Republican radio address

For the weekend of August 15-16, 2009

Greetings, this is Josh Tardy, leader of the Republicans in the Maine House.

It’s not very often that the American people rise up against their own Congress, but the proposed government takeover of our health care system has done the trick. We’ve all seen the wild scenes at town hall meetings, where members of Congress are facing huge crowds of outraged citizens. For all its faults, we still have the best system in the world - the best doctors, the best hospitals and the best technology. Americans do not want to see that system destroyed by a government that seems to have gone rogue.

The big problem for Congress is that the citizens no longer trust them. Why should we? They have driven our nation to the brink of bankruptcy. We also have serious doubts about a president whose own budget will add $10 trillion to the national debt. The anger of the American people has been building for a long time, as they watch Congress pass bills that they don’t even read, bills that spend trillions of dollars. Now that folks are waking up, support for so-called Obamacare is dropping sharply. Most Americans now reject it. The Democrats have reacted to this rejection by slamming the concerned citizens at these town halls, calling them angry mobs, Nazis and political terrorists. One Democratic congressman, John Dingell, compared them to the Ku Klux Klan. But on our TV screens, we see only senior citizens, veterans and everyday Americans.

Clearly, we have entered the theater of the absurd, with lies and propaganda dominating the discourse. Just this week, President Obama told a town hall meeting in New Hampshire that his plan was supported by AARP – the American Association of Retired People. AARP officials quickly shot back with a press release saying they have not endorsed any plan. The president also said he does not favor a single-payer plan, where the government – and only the government – would totally control all health care in America. But we have the president on tape saying, on numerous occasions, that he wants a single-payer system. The president also refers constantly to “his” plan, but he doesn’t have a plan. He delegated the writing of a plan to Congress, to people like House Speaker Nancy Pelosi and Senate Majority Leader Harry Reid. The president has also said the government takeover of health care will not pose a financial burden to American taxpayers. But the non-partisan Congressional Budget Office says the House plan will cost more than $1 trillion, with no way to pay for it. A big tax increase on the middle class would be inevitable.

There are four health care plans in Congress right now. All four contain a provision for a so-called government option. Basically, the federal government would run a taxpayer-subsidized insurance program to handle the 47 million people who lack coverage. That group of people includes millions of illegal aliens, young people who choose not to buy insurance, and an estimated 10 million people who already qualify for Medicaid or Medicare but can’t be bothered to apply. The hard cases number around 10 million – folks who can’t get insurance because they have serious diseases or pre-existing conditions. But rather than deal with the problems of this relatively small group of people – about 3 percent of the population – the Congressional Democrats and the president are gung-ho to rip apart the entire system. When people claim that the ultimate goal is to put the whole population under the iron grip of government, they have a point.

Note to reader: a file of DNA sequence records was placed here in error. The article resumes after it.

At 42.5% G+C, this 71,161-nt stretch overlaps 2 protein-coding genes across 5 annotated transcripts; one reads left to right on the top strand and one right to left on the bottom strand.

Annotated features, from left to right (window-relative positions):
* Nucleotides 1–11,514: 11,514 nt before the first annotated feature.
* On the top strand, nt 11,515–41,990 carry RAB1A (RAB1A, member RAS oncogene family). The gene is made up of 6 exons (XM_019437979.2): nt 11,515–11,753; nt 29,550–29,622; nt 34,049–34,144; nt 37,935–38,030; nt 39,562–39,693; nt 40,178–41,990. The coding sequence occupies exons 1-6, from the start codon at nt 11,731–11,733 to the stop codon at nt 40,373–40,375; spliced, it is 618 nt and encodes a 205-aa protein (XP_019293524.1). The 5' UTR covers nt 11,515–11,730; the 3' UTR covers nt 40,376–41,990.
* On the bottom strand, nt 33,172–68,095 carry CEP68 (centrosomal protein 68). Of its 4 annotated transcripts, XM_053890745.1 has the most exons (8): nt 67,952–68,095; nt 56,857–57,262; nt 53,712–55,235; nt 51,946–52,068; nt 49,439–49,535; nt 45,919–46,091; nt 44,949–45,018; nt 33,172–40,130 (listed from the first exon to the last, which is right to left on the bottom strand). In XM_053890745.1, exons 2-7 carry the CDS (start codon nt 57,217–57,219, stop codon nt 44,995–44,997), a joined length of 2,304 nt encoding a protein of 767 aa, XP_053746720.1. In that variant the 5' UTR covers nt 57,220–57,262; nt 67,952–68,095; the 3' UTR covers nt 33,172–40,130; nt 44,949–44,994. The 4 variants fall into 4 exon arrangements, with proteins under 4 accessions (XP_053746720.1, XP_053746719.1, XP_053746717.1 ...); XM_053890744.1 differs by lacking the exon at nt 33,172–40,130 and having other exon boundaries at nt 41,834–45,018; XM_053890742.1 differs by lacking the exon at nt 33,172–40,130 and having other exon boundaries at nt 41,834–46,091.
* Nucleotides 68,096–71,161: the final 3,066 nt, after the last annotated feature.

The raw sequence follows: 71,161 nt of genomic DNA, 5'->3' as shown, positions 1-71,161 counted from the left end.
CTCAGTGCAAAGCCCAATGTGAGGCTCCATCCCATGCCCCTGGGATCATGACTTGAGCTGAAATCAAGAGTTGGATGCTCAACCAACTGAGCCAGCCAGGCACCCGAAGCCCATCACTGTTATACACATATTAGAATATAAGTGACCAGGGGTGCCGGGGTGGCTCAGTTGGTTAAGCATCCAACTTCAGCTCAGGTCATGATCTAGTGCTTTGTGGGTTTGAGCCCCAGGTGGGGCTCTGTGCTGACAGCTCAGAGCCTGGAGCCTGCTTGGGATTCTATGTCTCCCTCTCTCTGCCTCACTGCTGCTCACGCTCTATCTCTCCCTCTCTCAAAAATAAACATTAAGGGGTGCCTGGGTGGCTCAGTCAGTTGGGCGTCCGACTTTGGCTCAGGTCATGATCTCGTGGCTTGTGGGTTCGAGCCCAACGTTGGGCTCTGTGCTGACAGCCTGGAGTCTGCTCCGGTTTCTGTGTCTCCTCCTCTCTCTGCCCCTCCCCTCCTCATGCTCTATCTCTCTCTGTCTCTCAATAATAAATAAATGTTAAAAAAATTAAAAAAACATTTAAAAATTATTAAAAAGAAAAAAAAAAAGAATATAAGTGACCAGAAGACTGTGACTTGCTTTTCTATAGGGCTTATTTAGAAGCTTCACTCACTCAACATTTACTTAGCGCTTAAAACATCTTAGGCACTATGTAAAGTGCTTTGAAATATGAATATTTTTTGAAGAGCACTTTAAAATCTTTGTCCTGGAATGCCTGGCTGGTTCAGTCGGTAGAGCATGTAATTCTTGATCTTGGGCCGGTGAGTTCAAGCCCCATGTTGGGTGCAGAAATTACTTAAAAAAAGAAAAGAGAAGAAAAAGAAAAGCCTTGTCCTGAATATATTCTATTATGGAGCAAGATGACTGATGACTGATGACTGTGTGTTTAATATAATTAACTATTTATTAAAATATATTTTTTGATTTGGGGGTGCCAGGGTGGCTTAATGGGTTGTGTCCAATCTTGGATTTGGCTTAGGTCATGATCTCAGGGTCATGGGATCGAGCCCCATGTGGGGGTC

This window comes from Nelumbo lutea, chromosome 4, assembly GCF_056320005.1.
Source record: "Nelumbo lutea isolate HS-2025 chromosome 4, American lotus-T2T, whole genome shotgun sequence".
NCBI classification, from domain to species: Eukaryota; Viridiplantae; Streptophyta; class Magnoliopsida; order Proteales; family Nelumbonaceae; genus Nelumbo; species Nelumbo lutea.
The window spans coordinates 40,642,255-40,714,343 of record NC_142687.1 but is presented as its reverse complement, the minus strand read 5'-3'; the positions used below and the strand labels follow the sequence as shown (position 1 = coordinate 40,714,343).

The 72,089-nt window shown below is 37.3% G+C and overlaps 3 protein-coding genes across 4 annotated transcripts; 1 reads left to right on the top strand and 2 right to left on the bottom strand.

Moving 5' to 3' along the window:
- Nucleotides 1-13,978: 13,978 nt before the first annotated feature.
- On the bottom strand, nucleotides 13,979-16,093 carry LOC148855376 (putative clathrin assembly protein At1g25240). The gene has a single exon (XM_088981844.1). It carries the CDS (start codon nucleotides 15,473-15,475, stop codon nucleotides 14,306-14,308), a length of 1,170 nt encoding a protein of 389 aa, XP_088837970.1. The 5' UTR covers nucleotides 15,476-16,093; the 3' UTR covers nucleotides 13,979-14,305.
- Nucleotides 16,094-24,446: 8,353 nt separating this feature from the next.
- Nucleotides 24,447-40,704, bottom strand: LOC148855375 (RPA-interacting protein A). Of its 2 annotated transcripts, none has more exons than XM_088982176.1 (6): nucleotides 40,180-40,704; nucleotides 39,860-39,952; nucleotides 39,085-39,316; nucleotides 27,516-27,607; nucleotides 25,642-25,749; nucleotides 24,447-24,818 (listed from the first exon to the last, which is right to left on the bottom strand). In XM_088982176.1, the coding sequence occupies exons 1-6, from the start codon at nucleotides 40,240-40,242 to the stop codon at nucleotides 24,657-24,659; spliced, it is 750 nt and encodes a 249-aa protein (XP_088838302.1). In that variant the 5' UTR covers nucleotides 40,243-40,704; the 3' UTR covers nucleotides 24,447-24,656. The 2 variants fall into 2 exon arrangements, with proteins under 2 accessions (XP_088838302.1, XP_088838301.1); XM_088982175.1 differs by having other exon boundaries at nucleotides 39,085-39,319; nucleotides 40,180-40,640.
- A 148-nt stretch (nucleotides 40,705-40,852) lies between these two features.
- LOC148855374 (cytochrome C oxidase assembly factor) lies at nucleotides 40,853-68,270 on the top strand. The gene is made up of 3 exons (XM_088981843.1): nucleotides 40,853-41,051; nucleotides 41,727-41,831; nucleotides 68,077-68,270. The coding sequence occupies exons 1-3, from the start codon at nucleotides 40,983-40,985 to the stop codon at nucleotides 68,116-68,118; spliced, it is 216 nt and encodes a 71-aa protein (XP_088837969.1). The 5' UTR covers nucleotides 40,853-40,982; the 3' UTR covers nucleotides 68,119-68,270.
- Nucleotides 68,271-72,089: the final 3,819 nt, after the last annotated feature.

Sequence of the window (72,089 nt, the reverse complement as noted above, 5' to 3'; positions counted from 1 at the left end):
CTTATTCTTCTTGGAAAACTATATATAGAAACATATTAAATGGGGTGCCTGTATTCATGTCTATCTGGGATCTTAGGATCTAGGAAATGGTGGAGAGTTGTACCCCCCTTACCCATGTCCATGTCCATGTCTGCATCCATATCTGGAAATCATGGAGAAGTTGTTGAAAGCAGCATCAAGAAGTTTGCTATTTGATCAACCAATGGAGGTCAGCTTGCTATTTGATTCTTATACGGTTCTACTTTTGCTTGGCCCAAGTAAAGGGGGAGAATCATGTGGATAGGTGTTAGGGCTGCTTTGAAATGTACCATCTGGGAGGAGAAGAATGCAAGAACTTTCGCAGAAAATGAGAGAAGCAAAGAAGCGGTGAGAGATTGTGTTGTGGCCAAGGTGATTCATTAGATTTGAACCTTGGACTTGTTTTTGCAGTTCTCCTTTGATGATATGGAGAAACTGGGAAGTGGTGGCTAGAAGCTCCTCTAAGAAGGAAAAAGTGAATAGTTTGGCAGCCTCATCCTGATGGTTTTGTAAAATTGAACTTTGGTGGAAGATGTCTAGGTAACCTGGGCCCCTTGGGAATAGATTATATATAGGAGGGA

If the House bill passes – the Pelosi bill – the feds will slash $500 billion from Medicare and install the government option, subsidized by taxpayers. The impact on the nation will be stunning. The country’s 1,300 private insurance companies will be unable to compete with the government plan. They will wither and die, as employers dump employees into the cheaper government option. Millions of Americans would lose their private coverage, and millions of insurance workers would lose their jobs. We’d end up with a single-payer system by default.

The impact on Maine would be catastrophic, according to an analysis by the Lewin Group, a highly respected health care policy firm. Of the estimated 731,000 Maine residents with private insurance, 72 percent would transition to the government option. Hospitals in Maine could see their annual income fall by nearly $700 million, with their total margins dropping to negative 12 percent. This huge loss in hospital income would stem from the Medicare-based payments in the public plan, which are just 54 percent of private insurance payments. In the face of such horrendous economics, hospitals here would begin to close. And 32 percent of Maine’s uninsured population would still lack coverage.

Members of Maine’s congressional delegation who support the Pelosi plan, such as Congresswoman Pingree, need to answer some questions. How can our government responsibly take on a trillion-dollar health care debt now? How does the proposed plan bring down costs while at the same time promising no limits on care and artificial caps on premiums? And why did her party vote to exempt Congress from Obamacare?

This is Josh Tardy. Thank you for listening.

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